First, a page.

Body-centered therapies, such as somatic experiencing, sensorimotor psychotherapy, and yoga therapy, offer a variety of tools for accessing the body's wisdom. These therapies might involve gentle movement, breathwork, mindfulness practices, or simply paying attention to the sensations in our bodies.

Through these practices, we can learn to identify the physical manifestations of trauma, such as tension, tightness, or numbness. We can begin to explore these sensations with curiosity and compassion, rather than fear or judgement. As we become more aware of our bodies, we can start to release the trapped energy of trauma, allowing our bodies to return to a state of balance and ease.

The benefits of body-centered therapy

Integrating body-centered approaches into therapy can have a profound impact on our well-being. Not only can it help us heal from trauma, but it can also improve our overall physical and mental health. Some of the benefits of body-centered therapy include:

Reduced anxiety and depression:

By releasing trapped emotions and regulating the nervous system, body-centered therapy can help alleviate symptoms of anxiety and depression.

Improved sleep:

Body-centered practices can promote relaxation and help us develop healthier sleep patterns.

Pain management:

By addressing the physical manifestations of trauma, body-centered therapy can help reduce chronic pain and improve physical function.

Increased self-awareness:

Body-centered therapy can help us develop a deeper understanding of our emotions, thoughts, and physical sensations, leading to increased self-awareness and a greater sense of agency.

Enhanced emotional regulation:

By learning to tune into our bodies, we can develop the skills to manage our emotions more effectively and respond to stress in healthier ways.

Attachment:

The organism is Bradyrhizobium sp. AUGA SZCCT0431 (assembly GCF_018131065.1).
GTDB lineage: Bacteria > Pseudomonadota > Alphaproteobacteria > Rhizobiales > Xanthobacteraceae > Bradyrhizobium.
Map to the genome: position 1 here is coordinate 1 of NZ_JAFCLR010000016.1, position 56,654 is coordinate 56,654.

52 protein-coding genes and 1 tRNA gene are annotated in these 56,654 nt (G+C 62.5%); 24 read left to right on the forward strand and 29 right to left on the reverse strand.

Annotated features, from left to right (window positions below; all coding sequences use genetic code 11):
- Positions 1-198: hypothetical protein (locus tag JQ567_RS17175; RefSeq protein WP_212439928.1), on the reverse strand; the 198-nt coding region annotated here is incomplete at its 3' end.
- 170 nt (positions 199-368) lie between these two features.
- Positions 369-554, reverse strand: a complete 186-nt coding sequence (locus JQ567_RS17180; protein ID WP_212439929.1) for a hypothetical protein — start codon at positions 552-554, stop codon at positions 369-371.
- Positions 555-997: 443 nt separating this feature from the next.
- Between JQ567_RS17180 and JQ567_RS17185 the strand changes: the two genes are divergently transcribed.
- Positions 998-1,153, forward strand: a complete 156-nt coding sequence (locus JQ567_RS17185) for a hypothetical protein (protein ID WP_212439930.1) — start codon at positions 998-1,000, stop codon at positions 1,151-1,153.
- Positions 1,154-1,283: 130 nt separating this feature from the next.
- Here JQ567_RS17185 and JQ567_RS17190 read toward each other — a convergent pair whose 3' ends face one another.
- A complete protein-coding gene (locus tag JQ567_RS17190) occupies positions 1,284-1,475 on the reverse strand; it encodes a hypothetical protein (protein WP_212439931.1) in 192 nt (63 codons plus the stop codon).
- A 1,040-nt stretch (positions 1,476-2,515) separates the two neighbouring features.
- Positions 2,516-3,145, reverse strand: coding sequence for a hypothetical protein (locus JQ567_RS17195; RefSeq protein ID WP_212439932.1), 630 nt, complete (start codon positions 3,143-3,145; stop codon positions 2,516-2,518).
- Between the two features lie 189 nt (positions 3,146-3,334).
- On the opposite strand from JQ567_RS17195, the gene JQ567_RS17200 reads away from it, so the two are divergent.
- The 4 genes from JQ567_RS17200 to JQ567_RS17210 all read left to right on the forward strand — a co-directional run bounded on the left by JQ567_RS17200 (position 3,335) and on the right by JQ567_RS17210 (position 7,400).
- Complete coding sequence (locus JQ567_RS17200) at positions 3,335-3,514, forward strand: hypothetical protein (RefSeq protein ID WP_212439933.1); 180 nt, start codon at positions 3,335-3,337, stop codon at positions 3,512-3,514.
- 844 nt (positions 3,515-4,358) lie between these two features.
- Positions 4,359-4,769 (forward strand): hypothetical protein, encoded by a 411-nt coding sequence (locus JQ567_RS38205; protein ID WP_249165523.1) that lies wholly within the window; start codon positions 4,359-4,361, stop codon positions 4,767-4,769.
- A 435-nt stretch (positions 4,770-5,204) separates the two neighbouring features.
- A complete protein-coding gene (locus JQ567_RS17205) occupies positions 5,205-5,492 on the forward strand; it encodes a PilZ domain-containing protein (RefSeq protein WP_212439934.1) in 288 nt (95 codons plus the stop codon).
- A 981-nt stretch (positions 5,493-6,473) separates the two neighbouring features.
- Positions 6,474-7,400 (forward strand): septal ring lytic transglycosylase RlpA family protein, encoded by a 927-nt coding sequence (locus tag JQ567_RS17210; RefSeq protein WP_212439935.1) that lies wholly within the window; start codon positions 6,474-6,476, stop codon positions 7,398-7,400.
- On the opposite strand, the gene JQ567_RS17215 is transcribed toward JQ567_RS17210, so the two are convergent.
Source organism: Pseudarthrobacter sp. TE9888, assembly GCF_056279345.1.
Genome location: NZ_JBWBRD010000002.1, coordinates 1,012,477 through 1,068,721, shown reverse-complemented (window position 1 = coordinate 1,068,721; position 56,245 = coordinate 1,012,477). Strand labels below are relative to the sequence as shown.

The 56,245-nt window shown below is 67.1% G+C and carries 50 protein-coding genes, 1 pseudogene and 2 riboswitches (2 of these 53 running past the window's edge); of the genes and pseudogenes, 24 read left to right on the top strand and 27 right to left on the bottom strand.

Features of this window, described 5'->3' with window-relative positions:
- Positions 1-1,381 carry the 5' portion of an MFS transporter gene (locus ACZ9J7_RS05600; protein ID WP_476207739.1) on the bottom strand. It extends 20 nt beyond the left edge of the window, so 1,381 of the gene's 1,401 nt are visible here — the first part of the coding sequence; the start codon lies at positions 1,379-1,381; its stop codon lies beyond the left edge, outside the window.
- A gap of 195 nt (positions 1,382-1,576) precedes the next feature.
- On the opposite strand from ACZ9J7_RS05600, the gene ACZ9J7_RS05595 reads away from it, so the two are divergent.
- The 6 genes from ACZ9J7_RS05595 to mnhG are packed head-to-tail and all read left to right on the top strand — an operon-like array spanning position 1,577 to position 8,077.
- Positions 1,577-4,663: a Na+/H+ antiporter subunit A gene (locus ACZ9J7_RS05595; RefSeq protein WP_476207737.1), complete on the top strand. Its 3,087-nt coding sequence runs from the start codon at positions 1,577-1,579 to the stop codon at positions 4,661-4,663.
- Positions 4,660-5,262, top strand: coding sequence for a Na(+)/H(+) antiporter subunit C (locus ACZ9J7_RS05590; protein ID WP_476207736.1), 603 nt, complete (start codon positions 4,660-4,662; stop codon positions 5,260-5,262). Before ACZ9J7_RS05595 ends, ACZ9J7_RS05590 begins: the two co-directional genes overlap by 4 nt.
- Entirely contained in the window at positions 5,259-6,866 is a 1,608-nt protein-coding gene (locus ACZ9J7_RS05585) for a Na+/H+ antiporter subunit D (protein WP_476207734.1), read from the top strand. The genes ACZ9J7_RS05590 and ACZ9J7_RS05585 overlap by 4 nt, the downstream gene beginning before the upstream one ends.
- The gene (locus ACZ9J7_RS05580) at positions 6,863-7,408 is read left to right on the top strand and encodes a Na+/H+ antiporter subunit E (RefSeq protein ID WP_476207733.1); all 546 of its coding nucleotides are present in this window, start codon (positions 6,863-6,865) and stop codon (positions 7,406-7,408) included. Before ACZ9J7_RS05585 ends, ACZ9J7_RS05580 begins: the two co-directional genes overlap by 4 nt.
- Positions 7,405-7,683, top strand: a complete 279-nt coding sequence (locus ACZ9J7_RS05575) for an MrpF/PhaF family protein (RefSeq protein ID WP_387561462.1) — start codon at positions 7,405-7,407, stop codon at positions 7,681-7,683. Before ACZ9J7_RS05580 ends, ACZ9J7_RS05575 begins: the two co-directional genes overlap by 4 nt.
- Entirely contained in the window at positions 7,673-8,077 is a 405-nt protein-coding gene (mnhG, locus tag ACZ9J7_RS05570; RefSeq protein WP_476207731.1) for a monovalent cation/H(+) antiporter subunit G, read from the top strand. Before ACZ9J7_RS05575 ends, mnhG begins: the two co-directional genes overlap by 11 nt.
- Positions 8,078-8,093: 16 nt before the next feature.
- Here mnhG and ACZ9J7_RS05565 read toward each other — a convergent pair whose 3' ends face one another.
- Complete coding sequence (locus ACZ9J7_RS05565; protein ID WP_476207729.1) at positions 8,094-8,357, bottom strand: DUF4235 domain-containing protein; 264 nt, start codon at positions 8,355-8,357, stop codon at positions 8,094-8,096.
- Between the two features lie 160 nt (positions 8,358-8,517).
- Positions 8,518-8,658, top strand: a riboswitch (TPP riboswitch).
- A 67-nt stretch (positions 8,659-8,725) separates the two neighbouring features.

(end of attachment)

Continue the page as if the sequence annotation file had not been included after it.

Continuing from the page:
Embracing the body's wisdom

Healing from trauma is a journey, not a destination. It takes time, patience, and a willingness to explore all aspects of our being, including our minds, bodies, and the way our brains process experiences. By embracing the wisdom of our bodies and understanding the role of right brain processing, we can unlock a powerful path to healing and create a life that feels more balanced, joyful, and whole.

If you're struggling with the effects of trauma, I encourage you to explore the world of body-centered therapy. There are many different approaches available, so find one that resonates with you and start your journey toward healing today. Remember, your body is a wise and powerful ally, and it holds the key to unlocking your full potential.

The views expressed in this article are those of the author. All articles published on Counselling Directory are reviewed by our editorial team.

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Edinburgh EH6 & EH9
Written by Blair Bowker
Edinburgh EH6 & EH9

My life's passion is understanding the heart and mind. As a psychotherapist, I spent 25 years exploring global therapies and my own self-discovery. This revealed that inner peace is key to transformation. My experiences fuel my writing, offering insights into personal growth and the power of compassion.